Typically, we’d recommend that anyone who is a shareholding director of a company to put themselves on the payroll for a salary of around the €30,000-€40,000 per year (depending on their personal circumstances – single/married/widowed, with or without qualifying children, etc.). It’s appropriate to be paid a salary for involvement in the company business and gives a monthly income for paying bills and other expenses.
But if proprietary directors need more than this or have profits that they want to take out of the business, it’s worth thinking through whether this should come out as a salary. The higher rate of tax (40%) for more significant salaries makes it worth considering the other options available to you that may have better outcomes. There is also USC of up to 8% and PRSI of 4%, bringing the top rate up to 52%.
Pension funds and tax breaks in Ireland
One option that is often discussed is pensions. The company can pay into a pension rather than pay you the amount as a salary. This is essentially tax-free up to a very generous limit. This would typically be part of a business owner’s tax strategy – they would have some money going to a pension scheme. A sole trader can also benefit from making pension contributions. If they pay into a pension, it will reduce their overall tax burden (again, the limits are generous here as well).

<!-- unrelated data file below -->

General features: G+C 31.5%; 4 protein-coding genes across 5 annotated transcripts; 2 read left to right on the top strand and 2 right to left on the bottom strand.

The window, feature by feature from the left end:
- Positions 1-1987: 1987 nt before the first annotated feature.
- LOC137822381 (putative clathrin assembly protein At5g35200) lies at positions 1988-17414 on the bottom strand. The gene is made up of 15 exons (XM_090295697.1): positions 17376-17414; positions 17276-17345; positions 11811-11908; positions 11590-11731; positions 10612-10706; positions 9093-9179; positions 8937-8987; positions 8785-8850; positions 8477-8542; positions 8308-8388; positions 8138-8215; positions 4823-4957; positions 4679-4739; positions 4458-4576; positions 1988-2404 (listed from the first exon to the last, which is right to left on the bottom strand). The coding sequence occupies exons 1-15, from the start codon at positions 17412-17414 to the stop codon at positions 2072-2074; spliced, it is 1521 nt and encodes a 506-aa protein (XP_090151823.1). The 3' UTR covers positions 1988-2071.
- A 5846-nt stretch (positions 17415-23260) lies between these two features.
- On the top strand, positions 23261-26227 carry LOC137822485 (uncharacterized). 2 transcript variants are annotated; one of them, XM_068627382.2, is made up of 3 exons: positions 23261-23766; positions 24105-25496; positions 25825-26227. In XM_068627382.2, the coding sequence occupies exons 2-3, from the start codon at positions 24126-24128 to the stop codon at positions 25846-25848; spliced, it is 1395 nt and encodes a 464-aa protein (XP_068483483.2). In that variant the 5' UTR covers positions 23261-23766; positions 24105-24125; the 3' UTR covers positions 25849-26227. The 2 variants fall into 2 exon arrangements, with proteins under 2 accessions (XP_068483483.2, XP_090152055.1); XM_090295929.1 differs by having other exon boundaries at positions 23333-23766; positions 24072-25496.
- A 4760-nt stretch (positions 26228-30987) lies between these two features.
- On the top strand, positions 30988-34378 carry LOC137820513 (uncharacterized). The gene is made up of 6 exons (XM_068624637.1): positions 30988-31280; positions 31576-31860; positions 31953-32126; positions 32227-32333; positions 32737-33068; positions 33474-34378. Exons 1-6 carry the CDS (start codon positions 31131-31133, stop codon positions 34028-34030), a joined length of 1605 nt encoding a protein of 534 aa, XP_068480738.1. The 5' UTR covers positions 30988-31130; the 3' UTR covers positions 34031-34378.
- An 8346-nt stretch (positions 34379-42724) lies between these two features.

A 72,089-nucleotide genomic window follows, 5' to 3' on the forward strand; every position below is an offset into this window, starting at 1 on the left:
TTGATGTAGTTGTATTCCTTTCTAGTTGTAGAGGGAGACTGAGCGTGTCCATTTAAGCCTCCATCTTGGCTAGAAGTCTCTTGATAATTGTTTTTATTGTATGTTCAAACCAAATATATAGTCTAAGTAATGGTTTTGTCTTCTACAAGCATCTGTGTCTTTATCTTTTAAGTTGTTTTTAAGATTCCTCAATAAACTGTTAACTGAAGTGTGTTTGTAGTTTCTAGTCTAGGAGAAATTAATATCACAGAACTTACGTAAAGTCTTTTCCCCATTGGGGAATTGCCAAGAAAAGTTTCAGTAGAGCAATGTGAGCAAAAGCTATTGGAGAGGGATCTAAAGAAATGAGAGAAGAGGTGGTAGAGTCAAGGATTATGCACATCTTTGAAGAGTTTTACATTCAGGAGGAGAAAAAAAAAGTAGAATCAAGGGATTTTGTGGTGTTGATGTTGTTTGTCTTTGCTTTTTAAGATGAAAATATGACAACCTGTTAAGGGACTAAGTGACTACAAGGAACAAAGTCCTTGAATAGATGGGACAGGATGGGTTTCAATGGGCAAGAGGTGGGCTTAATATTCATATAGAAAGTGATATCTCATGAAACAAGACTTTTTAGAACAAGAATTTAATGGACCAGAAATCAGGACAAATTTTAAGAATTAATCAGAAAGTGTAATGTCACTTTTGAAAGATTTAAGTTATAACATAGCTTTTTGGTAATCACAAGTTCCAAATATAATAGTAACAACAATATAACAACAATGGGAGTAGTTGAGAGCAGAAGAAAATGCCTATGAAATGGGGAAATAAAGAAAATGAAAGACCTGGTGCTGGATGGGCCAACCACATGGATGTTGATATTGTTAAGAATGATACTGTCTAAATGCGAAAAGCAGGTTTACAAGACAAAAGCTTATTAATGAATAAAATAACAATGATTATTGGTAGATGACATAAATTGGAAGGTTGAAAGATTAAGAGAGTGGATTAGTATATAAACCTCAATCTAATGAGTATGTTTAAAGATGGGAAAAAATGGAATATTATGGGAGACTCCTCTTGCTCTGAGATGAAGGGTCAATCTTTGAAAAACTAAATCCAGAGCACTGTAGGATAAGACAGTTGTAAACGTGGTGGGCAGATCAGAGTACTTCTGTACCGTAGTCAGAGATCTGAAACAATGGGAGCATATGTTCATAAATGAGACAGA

An interesting feature is that you can make these contributions after the fact. So, you could pay into a pension right now in October 2021 and offset that against your 2020 tax liability. This is for sole traders or directors paying into their personal pension, not for company pension schemes paid into by employers.
Maximising your expenses
Another thing we advise proprietary directors to do is to make sure that they maximise their expenses, because it doesn’t make sense to be out of pocket for costs that benefit the business. If there is a business case for your spending, you are legitimately entitled to claim it back. Examples of expenses might be travel or use of a personal car.
If you do travel in your personal car, make sure you stick to the civil service rates that are published by Revenue. They aren’t as generous as they were in the past, but you should still claim them. We do recommend you keep a log of journeys and reimburse the mileage monthly rather than arriving at a rounded calculation that you balance up at the end of the year.